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GM to stick with new refrigerant despite warnings

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DETROIT—General Motors Co. is sticking with its decision to introduce a new, more environmentally safe refrigerant in its vehicles despite claims by Daimler A.G. that it may cause fires in an accident.

A GM executive said GM conducted additional crash tests plus computer simulations after the

German auto maker raised questions about the refrigerant HFO-1234yf, made by Honeywell International Inc. and E. I. du Pont de Nemours and Co.

In August, Daimler engineers simulated a crash test and found that a mix of refrigerant and oil from the compressor could be ignited by the hot surface of the engine, creating a toxic gas.

But Curt Vincent, GM's engineering manager for new refrigerants, disputed Daimler's claims.

“We did crash tests, computer simulations and thermal analysis and did not observe any safety problems at all,” Mr. Vincent told Automotive News, a Detroit-based companion publication of Tire Business. “Many (researchers) have tried to repeat Daimler's findings, but no one has come forward with anything that would indicate any concern.”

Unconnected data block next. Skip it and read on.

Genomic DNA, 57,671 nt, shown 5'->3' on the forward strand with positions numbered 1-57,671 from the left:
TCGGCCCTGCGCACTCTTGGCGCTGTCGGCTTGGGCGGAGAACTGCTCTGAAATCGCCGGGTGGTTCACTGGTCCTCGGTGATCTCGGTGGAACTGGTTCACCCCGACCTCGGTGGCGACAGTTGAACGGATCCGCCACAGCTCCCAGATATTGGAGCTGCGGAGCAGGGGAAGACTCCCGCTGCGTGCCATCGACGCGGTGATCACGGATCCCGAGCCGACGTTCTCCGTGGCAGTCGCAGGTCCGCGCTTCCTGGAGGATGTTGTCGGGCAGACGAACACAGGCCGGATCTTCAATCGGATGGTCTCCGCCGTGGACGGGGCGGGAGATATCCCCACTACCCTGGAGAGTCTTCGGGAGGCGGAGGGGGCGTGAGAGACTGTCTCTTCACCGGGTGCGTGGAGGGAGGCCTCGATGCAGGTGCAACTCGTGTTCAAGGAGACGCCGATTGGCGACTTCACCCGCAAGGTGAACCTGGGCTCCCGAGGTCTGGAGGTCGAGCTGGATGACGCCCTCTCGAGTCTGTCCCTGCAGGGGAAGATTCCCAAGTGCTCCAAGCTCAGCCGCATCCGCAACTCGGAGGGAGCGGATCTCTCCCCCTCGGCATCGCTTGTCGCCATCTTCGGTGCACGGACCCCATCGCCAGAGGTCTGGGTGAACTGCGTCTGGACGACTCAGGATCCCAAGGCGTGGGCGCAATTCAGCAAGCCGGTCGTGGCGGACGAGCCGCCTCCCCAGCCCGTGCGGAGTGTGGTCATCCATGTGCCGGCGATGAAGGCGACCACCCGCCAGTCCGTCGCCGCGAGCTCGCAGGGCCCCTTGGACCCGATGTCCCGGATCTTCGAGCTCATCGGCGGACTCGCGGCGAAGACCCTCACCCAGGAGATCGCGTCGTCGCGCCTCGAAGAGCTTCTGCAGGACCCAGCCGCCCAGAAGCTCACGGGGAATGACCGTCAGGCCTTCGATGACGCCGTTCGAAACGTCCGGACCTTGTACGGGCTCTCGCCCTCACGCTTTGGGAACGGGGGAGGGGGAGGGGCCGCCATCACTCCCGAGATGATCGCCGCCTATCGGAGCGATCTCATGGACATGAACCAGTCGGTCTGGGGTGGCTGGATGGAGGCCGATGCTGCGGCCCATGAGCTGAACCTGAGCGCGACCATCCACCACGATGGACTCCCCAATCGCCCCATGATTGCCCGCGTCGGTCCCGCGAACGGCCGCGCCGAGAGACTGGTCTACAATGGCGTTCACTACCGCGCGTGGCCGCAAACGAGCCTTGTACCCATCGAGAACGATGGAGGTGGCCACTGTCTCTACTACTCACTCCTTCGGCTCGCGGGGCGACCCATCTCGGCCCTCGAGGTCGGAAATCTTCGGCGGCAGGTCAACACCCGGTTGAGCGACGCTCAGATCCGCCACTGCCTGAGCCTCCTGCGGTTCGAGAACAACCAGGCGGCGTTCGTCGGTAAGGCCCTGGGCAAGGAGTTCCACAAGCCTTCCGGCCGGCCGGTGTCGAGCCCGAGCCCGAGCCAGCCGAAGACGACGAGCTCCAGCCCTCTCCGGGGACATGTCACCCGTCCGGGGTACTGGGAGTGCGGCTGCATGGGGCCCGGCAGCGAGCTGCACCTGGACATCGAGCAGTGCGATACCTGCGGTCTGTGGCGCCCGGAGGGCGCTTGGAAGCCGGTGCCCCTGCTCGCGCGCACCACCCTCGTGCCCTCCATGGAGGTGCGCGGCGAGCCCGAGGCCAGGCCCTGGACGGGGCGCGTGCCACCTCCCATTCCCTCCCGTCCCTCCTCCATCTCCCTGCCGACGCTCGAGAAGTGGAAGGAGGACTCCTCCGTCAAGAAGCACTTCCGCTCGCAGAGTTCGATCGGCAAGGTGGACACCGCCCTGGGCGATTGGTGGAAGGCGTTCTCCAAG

Mr. Vincent made his remarks even as Daimler and Volkswagen A.G. postponed their use of the refrigerant.

Daimler is recalling Mercedes vehicles that contain the product, while, according to a Bloomberg News report, a Volkswagen spokeswoman said the company won't use it “until further notice.”

GM's Mr. Vincent and Honeywell Vice President Terrence Hahn both noted that a research consortium of 13 auto makers has reaffirmed its earlier findings that HFO-1234yf poses no safety hazards.

The consortium re-examined its findings after Daimler raised its concerns. “We tested it ourselves,” Mr. Hahn noted. “We're not going to sell this product if it's not safe. We are absolutely convinced that the material is safe to use.”

GM already uses the chemical in the Cadillac XTS and in the European version of the Chevrolet Malibu. Over the next five years or so, GM will convert most of its models sold in North America to the new refrigerant, Mr. Vincent said.

It will cost GM about $75 per vehicle to switch to the new refrigerant and install redesigned air conditioners.

HFO-1234yf is considered more benign than other refrigerants because it is less likely to deplete the ozone if it leaks into the atmosphere, according to the U.S. Environmental Protection Agency.
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